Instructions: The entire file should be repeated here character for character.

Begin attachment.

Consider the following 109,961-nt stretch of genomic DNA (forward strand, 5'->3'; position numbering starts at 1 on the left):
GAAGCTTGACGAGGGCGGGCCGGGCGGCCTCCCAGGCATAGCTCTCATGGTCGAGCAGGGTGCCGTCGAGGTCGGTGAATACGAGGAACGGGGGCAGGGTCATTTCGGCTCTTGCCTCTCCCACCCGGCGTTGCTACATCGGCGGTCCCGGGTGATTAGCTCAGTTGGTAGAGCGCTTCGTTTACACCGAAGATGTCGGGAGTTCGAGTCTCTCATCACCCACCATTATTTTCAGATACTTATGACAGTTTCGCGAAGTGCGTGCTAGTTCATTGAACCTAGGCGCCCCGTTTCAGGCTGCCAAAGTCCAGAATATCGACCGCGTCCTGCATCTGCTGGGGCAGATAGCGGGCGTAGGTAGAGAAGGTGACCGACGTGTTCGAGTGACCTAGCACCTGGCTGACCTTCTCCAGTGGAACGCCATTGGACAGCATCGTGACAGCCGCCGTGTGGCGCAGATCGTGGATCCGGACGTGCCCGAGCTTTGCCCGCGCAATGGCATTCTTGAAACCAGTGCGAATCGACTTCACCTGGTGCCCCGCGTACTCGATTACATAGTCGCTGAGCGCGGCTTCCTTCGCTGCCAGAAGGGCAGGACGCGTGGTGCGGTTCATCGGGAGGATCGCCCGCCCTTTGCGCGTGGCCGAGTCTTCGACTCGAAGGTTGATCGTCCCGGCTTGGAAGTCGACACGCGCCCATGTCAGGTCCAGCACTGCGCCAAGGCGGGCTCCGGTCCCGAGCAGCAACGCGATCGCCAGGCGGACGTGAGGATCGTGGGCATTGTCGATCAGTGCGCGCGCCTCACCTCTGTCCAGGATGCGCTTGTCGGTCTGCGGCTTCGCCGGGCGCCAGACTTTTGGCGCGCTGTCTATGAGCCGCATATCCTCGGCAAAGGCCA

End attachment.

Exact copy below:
Consider the following 109,961-nt stretch of genomic DNA (forward strand, 5'->3'; position numbering starts at 1 on the left):
GAAGCTTGACGAGGGCGGGCCGGGCGGCCTCCCAGGCATAGCTCTCATGGTCGAGCAGGGTGCCGTCGAGGTCGGTGAATACGAGGAACGGGGGCAGGGTCATTTCGGCTCTTGCCTCTCCCACCCGGCGTTGCTACATCGGCGGTCCCGGGTGATTAGCTCAGTTGGTAGAGCGCTTCGTTTACACCGAAGATGTCGGGAGTTCGAGTCTCTCATCACCCACCATTATTTTCAGATACTTATGACAGTTTCGCGAAGTGCGTGCTAGTTCATTGAACCTAGGCGCCCCGTTTCAGGCTGCCAAAGTCCAGAATATCGACCGCGTCCTGCATCTGCTGGGGCAGATAGCGGGCGTAGGTAGAGAAGGTGACCGACGTGTTCGAGTGACCTAGCACCTGGCTGACCTTCTCCAGTGGAACGCCATTGGACAGCATCGTGACAGCCGCCGTGTGGCGCAGATCGTGGATCCGGACGTGCCCGAGCTTTGCCCGCGCAATGGCATTCTTGAAACCAGTGCGAATCGACTTCACCTGGTGCCCCGCGTACTCGATTACATAGTCGCTGAGCGCGGCTTCCTTCGCTGCCAGAAGGGCAGGACGCGTGGTGCGGTTCATCGGGAGGATCGCCCGCCCTTTGCGCGTGGCCGAGTCTTCGACTCGAAGGTTGATCGTCCCGGCTTGGAAGTCGACACGCGCCCATGTCAGGTCCAGCACTGCGCCAAGGCGGGCTCCGGTCCCGAGCAGCAACGCGATCGCCAGGCGGACGTGAGGATCGTGGGCATTGTCGATCAGTGCGCGCGCCTCACCTCTGTCCAGGATGCGCTTGTCGGTCTGCGGCTTCGCCGGGCGCCAGACTTTTGGCGCGCTGTCTATGAGCCGCATATCCTCGGCAAAGGCCA